United States District Court, E.D. Michigan, Southern Division
In re Craig S. Romanzi, Debtor.
Kenneth A. Nathan, Appellee. Fieger & Fieger P.C, et al., Appellants,
Steven Whalen, United States Magistrate Judge
OPINION AND ORDER DENYING MOTION FOR RECONSIDERATION
Gershwin A. Drain, United States District Court Judge
& Fieger, P.C. and Geoffrey N. Fieger
("Appellants" or "Defendants") filed a
Notice of Appeal with this Court on November 10, 2016,
regarding the Bankruptcy Court's denial of their Motion
for Abstention. Dkt. No. 1. The bankruptcy trustee of Craig
S. Romanzi ("Debtor"), Kenneth A. Nathan
("Appellee" or "Trustee") moved to
dismiss this appeal from the denial of a motion for
abstention because it constitutes an improper interlocutory
appeal and appellants did not properly seek leave to appeal.
Dkt. No. 4. On January 30, 2017, this Court entered an Order
granting the Motion to Dismiss. Dkt. No. 17.
before the Court is Appellants' Motion for
Reconsideration. Dkt. No. 19. Upon consideration of the
arguments presented by Appellants, the Court will deny their
Motion for Reconsideration .
Factual And Procedural Background
involuntary Chapter 7 bankruptcy case was filed against
Debtor Craig S. Romanzi on March 16, 2016 in Case Number
16-43857-mbm (the “Bankruptcy Case”). Dkt. No.
10, p. 203 (Pg. ID 413). Id. Kenneth A. Nathan was
appointed trustee over the bankruptcy estate. Id.
Among the assets allegedly owed to the estate is a portion of
attorney fees retained by Debtor's prior employers,
had previously filed a lawsuit in Oakland County Circuit
Court to recover these fees, but voluntarily dismissed them
in July 2016. Dkt. No. 10, p. 148 (Pg. ID 358). Less than a
week later, Trustee filed a five-count adversary complaint
against Appellants in the bankruptcy proceeding (hereinafter
referred to as the “Adversary Proceeding”).
See Dkt. No. 10, pp. 203-13 (Pg. ID 413-23).
Appellants filed a motion for abstention on August 29, 2016.
Dkt. No. 10, p. 95 (Pg. ID 305). Appellants argued for both
mandatory abstention, pursuant to 28 U.S.C. §
1334(c)(2), and permissive abstention, pursuant to 28 U.S.C.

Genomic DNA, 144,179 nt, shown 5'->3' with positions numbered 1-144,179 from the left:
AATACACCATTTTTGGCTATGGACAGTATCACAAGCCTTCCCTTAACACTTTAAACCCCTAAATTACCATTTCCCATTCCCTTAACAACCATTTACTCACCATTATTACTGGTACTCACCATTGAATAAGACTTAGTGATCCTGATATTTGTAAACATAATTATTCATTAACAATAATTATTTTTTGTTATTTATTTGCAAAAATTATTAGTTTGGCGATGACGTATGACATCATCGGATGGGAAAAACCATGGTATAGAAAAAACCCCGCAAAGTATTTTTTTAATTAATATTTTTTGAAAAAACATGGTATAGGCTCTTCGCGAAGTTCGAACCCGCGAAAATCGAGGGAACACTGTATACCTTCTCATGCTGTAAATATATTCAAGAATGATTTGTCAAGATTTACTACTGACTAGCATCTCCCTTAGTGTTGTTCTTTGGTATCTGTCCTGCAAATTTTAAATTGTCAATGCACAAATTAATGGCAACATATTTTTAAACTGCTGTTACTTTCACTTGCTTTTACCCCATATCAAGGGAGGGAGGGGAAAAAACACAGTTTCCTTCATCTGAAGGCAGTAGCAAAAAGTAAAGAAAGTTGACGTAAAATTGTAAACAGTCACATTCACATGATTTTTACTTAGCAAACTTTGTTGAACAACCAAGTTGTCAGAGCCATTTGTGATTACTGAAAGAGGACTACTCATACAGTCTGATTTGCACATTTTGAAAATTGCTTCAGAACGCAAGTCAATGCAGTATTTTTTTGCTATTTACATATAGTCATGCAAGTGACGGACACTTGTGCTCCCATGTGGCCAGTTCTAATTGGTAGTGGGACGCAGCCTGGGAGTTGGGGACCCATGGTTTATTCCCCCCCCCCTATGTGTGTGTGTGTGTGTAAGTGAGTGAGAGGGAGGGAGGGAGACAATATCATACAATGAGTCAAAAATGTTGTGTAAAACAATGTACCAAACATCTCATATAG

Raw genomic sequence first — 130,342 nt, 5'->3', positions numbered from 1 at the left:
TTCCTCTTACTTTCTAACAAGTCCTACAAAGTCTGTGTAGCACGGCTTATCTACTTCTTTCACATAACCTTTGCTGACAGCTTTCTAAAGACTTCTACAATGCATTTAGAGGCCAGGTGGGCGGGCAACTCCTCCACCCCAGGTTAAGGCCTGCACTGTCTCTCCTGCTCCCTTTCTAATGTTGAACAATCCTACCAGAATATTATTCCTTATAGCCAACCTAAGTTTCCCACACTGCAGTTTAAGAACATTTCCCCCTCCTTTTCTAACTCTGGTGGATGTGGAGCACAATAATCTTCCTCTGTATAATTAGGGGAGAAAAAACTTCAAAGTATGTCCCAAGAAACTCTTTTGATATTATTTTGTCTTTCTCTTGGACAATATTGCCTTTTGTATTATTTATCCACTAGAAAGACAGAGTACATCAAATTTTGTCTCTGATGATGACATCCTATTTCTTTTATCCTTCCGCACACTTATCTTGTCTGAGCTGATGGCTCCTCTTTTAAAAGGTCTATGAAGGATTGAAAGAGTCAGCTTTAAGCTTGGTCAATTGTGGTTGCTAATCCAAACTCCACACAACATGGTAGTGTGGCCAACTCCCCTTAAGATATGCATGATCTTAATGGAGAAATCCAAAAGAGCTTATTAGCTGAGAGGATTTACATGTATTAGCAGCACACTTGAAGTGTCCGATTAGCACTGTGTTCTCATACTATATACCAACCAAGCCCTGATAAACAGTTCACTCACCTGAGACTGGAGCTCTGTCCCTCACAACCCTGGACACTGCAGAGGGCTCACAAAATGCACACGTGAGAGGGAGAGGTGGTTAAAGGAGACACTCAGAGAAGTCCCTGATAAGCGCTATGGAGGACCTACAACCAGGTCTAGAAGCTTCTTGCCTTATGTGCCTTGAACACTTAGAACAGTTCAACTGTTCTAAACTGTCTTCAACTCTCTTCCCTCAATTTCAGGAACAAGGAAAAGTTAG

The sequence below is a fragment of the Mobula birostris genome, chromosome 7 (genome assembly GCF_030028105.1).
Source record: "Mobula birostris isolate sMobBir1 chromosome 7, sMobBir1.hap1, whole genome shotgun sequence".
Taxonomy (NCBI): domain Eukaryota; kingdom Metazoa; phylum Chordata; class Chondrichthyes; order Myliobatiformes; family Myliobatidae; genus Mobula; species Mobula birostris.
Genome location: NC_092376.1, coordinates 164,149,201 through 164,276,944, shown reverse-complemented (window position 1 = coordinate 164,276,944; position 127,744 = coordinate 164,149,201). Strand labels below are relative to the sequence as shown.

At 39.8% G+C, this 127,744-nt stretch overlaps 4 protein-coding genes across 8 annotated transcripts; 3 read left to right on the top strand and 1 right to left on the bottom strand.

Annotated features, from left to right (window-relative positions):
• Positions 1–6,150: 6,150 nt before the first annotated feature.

§ 1334(c)(1). Id. at 83, 88 (Pg. ID 293, 298).
bankruptcy court held a hearing on the motion on October 25,
2016 and issued an order denying the motion the following
day. Dkt. No. 10, p. 11 (Pg. ID 221); Dkt. No. 10, p. 10 (Pg.
November 10, 2016, Appellants filed a Notice of Appeal to
this Court. Dkt. No. 1. Shortly thereafter, Trustee filed a
Motion to Dismiss Appeal. Dkt. No. 4. The Court granted
Appellee's motion on January 30, 2017. Dkt. No. 17.
Appellants now seek reconsideration. Dkt. No. 19.
Rule 7.1(h)(3) of the Local Rules of the United States
District Court for the Eastern District of Michigan provides:
Generally, and without restricting the Court's
discretion, the Court will not grant motions for rehearing or
reconsideration that merely present the same issues ruled
upon by the Court, either expressly or by reasonable
implication. The movant must not only demonstrate a palpable
defect by which the Court and the parties and other persons
entitled to be heard on the motion have been misled but also
show that correcting the defect will result in a different
disposition of the case.
E.D. Mich. LR 7.1(h)(3). “A ‘palpable defect'
is ‘a defect that is obvious, clear, unmistakable,
manifest, or plain.' ” United States v.
Lockett, 328 F.Supp.2d 682, 684 (E.D. Mich. 2004)
(citing United States v. Cican, 156 F.Supp.2d 661,
668 (E.D. Mich. 2001)). “[A] motion for reconsideration
is not properly used as a vehicle to re-hash old arguments or
to advance positions that could have been argued earlier but
were not.” Smith ex rel. Smith v. Mount Pleasant
Pub. Sch., 298 ...